On my Journal of a Spring Blizzard post, I mentioned that I had a few post storm thoughts …
1. Teamwork: work done by several people with each doing a part to contribute to the efficiency of the whole. Calving during inclimate weather is one of the most stressful situations ranchers face. Teamwork becomes a key to success and survival. As a ranch wife I work side-by-side with J. Our work may not be equal (I’m not big, strong or mechanical) but my help is significant. Moral support, being the go-for, good meals, clean clothes and doing little things all make a difference.
2. My Mom is a true believer in having stuff in the freezer. A Ranch Wife never knows when she will need a pop in the oven or crock pot type of meal. The day before the storm I made Irish Soda Bread, during the week I pulled Chili out of the freezer along with banana bread, cookies and cake.
Monday afternoon I prepared Swiss Steak; Tuesday morning I stuck it in the oven with a couple of baked potatoes and headed outside. Thank goodness for a hot meal when we walk in the door for dinner.
J and I are not big leftovers fans, but there are dishes that are better the second time around. Wednesday we ate leftover taco dip on tortillas.
3. During the entire week I only had two times when I got a little crabby and it wasn’t ugly. The first was in the early morning hours of the 3rd consecutive all night check. In April one shouldn’t have to bundle up in winter clothes and check cows all night because the temperatures are in the single digits. Nor should one have to drive calving cows into the barn at said early morning hour and try to avoid getting the 4-wheeler stuck in snow drifts. It crossed my mind that night calving in the winter does not make my list of favorites.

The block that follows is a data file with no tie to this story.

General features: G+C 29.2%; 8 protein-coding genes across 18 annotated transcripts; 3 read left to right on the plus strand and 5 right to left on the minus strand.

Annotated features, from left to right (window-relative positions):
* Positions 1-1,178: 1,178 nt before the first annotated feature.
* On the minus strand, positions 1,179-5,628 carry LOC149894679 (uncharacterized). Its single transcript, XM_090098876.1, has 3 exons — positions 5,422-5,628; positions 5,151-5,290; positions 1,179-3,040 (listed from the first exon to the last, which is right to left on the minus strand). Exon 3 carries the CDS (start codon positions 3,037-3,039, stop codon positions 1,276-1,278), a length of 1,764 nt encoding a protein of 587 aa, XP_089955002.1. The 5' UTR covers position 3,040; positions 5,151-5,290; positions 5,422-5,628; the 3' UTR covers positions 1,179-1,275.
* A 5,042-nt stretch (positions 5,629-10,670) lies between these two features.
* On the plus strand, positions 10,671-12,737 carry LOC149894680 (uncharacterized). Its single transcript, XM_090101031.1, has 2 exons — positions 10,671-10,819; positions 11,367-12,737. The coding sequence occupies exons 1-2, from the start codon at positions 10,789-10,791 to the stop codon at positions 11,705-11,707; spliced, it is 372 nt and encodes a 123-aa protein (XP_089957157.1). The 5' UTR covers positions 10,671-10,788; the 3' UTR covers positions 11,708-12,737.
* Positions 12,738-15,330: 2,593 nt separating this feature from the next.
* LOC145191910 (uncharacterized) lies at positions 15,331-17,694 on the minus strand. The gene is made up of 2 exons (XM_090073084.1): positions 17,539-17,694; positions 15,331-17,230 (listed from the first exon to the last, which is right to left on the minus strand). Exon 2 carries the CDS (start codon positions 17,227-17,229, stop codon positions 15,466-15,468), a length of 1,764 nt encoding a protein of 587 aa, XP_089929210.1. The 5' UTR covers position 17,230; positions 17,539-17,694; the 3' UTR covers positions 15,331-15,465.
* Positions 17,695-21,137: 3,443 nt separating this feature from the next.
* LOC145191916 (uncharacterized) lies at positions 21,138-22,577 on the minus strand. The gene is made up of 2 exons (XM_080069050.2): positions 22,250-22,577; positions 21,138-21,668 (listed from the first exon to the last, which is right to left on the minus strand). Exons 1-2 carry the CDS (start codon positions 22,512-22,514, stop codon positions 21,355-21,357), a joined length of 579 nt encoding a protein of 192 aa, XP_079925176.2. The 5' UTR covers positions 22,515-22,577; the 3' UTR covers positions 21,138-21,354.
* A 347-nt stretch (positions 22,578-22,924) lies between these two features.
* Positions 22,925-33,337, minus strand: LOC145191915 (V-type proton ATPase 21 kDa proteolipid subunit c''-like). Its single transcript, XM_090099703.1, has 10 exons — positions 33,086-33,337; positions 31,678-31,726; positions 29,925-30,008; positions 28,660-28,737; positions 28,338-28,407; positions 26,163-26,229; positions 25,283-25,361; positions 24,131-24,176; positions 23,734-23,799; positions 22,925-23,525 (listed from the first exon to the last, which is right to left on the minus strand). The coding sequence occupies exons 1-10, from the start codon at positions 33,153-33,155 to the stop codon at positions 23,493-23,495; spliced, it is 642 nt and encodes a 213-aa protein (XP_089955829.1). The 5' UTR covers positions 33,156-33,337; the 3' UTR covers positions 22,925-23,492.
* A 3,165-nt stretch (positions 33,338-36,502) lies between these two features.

I can’t remember what the second crabby incident was. Most likely I was tired and not thinking clear.
4. There is something to be said for good cow mothers. A cow that has her calf, tends to business liking it off and mothering it. There is something to be said for a calf that jumps up and starts sucking. We call it priceless.
Docile cattle are essential on our ranch; we don’t tolerate wild cattle. We have a few cow that act protective or go through temporary insanity when they calve, but for the most part our cows are tame. Safety is important, especially when checking cows at night and running them through the barn.
I captured this cow calving on my phone camera.
5. There are always silver linings that improve moral during tough times: sunshine, bright blue skies and big puffy clouds, family that are willing and able to help, watching the miracle of birth, healthy lively calves and a shower, just to name a few.
What are some of your calving time or calving during a storm survival tricks?
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